Follow criticism with a vague yet-to-be announced alternative

Tristram Hunt criticises the coalition for cutting spending in schools and public services just before David Dimbleby interrupts to ask “You’ve attacked them for cutting, how much are you going to spend?”. Tristram Hunt’s reply “We will be announcing that in the next couple of weeks” is met with groans and a chorus of angry-sounding, extended “aww” audience response. Nicky Morgan attempts to use the “chorus” to score another point, adding “So you don’t know, you do not know”. David Dimbleby repeats this point as some of the audience join in dismissive laughter. Although he talks over the noise with “hold on, hold on”, Hunt eventually appears to deflect this anger but the topic shifts and other angry points about unqualified teachers are put back to him.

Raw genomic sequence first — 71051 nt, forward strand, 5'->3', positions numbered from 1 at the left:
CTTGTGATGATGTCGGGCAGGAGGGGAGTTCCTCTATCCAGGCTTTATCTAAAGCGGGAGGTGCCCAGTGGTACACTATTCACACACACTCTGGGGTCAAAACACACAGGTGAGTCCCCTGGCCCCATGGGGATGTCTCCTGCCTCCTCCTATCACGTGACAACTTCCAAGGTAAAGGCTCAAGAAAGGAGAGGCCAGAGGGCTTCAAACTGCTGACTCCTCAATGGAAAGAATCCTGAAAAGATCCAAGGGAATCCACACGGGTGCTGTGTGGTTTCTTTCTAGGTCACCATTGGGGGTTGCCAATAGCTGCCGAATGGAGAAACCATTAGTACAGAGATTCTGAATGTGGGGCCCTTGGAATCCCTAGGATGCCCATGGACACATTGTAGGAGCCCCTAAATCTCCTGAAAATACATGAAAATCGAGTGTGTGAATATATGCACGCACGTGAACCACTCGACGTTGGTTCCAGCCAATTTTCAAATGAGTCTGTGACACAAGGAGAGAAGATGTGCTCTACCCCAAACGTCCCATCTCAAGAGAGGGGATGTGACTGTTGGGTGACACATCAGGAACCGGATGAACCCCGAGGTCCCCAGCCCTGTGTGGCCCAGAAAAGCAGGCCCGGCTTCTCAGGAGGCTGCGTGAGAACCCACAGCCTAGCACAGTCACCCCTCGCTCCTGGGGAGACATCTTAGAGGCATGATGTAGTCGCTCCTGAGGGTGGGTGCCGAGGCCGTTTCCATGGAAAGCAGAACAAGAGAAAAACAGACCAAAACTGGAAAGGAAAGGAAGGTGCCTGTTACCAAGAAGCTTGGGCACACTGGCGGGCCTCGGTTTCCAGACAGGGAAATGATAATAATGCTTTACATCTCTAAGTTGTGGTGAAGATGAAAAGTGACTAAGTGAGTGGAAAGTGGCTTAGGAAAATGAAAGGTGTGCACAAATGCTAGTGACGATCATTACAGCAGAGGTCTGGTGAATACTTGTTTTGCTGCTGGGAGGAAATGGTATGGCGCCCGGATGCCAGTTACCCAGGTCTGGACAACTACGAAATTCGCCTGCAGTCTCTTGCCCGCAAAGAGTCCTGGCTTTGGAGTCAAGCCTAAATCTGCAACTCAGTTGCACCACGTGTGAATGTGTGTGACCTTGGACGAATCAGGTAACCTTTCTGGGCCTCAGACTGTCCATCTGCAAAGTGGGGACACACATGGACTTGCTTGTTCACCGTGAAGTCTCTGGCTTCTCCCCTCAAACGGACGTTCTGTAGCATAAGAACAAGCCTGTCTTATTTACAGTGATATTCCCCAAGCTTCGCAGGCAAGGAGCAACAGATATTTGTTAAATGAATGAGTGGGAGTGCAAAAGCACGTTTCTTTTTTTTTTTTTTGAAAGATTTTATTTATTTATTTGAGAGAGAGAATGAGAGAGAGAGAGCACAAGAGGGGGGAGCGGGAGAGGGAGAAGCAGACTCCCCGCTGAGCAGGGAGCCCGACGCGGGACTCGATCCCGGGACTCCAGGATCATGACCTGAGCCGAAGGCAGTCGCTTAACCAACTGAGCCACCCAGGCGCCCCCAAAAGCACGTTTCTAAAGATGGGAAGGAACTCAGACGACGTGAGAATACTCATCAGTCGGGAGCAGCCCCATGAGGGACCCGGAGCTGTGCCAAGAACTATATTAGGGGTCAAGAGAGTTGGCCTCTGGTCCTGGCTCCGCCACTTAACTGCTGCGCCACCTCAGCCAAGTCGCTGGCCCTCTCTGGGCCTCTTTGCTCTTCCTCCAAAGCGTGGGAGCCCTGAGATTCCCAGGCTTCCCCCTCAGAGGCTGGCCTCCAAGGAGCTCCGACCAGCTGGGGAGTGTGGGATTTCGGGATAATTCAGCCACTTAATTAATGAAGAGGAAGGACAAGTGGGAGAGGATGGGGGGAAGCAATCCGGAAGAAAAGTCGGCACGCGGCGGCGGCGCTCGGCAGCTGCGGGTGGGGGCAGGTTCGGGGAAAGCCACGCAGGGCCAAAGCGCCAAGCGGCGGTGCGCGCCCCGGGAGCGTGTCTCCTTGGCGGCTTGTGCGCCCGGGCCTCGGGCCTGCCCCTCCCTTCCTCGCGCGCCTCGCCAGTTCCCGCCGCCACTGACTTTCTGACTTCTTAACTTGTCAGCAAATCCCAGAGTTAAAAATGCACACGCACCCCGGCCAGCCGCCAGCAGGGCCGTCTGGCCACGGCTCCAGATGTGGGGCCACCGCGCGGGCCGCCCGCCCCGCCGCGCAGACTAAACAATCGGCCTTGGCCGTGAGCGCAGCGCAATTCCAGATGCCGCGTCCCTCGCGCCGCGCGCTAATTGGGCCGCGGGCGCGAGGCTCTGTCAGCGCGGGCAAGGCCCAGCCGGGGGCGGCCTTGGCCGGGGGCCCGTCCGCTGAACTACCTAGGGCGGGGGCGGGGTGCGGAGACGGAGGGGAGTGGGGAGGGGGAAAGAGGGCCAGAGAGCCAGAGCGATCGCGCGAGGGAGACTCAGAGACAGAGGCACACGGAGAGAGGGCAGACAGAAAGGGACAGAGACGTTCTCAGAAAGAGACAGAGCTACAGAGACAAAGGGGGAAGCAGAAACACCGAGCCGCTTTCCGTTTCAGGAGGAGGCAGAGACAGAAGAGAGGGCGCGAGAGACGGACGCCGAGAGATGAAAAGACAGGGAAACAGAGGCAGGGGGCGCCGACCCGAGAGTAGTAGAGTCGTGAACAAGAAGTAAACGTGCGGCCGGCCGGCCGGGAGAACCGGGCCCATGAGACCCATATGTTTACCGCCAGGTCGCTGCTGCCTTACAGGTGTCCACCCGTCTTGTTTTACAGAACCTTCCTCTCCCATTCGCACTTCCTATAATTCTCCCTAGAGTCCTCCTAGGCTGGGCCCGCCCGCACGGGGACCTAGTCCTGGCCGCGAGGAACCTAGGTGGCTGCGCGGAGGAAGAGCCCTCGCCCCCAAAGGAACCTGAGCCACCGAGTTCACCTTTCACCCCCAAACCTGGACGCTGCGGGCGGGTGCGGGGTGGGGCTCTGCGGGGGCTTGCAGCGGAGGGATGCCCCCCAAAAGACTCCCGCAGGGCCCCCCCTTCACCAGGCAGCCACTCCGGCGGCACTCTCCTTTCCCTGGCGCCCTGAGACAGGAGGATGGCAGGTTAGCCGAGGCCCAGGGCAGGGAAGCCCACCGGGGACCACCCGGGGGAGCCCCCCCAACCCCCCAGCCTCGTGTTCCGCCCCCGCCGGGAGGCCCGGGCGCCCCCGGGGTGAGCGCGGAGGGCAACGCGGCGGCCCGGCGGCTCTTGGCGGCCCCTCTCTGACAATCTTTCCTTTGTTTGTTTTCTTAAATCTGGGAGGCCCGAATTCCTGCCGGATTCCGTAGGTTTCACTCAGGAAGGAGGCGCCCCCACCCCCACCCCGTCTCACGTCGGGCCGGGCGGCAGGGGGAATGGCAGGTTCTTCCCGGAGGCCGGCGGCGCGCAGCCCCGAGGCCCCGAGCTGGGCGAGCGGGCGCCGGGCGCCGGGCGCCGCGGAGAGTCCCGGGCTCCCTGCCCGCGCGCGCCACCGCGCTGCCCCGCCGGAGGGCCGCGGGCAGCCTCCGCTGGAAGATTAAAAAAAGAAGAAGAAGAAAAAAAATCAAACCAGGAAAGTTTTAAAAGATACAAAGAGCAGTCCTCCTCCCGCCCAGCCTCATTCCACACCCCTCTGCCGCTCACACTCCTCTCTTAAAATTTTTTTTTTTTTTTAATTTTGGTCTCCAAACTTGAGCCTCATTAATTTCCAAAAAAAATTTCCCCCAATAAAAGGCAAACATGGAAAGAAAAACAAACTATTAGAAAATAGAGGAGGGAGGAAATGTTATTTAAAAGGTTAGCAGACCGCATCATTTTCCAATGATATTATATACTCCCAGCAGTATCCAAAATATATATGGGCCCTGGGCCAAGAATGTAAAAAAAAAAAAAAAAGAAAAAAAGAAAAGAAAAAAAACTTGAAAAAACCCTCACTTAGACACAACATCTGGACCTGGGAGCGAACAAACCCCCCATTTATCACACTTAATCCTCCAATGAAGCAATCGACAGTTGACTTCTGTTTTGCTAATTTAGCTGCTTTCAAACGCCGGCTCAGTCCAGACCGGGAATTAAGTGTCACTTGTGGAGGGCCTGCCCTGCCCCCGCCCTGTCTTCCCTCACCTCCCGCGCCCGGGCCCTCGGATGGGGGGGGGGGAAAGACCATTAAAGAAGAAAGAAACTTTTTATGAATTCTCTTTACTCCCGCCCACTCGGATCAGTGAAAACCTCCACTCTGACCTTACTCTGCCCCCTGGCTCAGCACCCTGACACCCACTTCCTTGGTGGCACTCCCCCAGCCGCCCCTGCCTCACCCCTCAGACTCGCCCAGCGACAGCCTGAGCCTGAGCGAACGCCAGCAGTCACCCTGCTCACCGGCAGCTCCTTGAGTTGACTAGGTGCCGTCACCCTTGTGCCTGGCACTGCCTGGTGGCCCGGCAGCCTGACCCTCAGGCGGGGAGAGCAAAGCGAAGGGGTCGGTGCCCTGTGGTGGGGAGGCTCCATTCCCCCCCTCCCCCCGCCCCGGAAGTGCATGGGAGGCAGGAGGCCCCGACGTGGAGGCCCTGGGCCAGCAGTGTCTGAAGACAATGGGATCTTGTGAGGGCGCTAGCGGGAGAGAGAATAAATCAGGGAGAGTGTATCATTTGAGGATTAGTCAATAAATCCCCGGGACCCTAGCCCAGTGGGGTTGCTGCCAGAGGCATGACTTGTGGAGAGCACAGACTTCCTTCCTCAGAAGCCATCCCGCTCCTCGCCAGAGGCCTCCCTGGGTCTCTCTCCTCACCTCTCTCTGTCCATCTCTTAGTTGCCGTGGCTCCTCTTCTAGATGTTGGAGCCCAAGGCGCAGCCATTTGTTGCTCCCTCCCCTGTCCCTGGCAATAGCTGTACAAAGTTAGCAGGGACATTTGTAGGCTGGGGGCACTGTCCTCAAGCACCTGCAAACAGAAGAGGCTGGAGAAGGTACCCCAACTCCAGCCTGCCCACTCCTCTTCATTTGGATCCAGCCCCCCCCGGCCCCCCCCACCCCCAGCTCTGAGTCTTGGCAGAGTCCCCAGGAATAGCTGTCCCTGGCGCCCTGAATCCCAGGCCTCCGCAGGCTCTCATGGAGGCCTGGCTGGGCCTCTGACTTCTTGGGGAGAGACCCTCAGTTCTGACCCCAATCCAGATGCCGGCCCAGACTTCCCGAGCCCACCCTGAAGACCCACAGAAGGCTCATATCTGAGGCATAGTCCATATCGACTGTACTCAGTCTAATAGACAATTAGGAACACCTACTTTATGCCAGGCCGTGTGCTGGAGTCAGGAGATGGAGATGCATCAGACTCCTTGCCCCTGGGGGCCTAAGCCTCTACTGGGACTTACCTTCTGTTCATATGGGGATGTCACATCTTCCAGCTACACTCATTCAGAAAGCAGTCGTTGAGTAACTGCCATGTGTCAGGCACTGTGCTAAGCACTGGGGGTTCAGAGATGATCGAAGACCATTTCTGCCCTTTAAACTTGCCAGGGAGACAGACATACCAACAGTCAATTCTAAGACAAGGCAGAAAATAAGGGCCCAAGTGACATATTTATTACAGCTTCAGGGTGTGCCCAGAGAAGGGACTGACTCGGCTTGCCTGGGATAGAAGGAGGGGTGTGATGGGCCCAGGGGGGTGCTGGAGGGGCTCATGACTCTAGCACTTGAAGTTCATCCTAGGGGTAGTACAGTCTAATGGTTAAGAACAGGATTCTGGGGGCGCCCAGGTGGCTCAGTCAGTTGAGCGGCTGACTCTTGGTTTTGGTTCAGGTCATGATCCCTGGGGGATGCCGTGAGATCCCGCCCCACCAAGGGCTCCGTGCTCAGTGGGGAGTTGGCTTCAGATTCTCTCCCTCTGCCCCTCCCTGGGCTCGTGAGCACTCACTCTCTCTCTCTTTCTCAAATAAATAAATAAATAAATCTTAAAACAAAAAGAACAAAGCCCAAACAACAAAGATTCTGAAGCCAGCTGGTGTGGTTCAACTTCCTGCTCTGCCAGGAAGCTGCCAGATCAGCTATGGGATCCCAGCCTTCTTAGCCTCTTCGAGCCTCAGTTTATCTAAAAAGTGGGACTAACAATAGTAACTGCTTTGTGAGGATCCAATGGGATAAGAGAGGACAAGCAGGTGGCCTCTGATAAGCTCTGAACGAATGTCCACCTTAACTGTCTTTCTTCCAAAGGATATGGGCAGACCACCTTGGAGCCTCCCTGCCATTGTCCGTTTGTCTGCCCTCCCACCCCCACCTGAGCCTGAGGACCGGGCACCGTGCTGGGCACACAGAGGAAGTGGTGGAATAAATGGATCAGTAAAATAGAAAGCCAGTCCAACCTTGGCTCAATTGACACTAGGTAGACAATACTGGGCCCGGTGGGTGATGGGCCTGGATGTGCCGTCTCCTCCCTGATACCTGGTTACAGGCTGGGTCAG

These brief examples show that there is more to audience possibilities for expressing particular collective emotions—such as deep or enduring anger—than affiliative or disaffiliative reactions. During the election campaign, politicians who mishandle anger in debates and discussions risk feeding into rather than beginning to address those shared sources of anger.

Atkinson, J. M. (1985). Public speaking and audience responses: Some techniques for inviting applause. In J. M. Atkinson (Ed.) Structures of Social Action (pp 370-420). Cambridge: Cambridge University Press.

This work was undertaken by Gavin Sullivan and other members of the Identities and Resilience in Communities and Organisations research theme at University of Coventry.

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Nicola Vaughan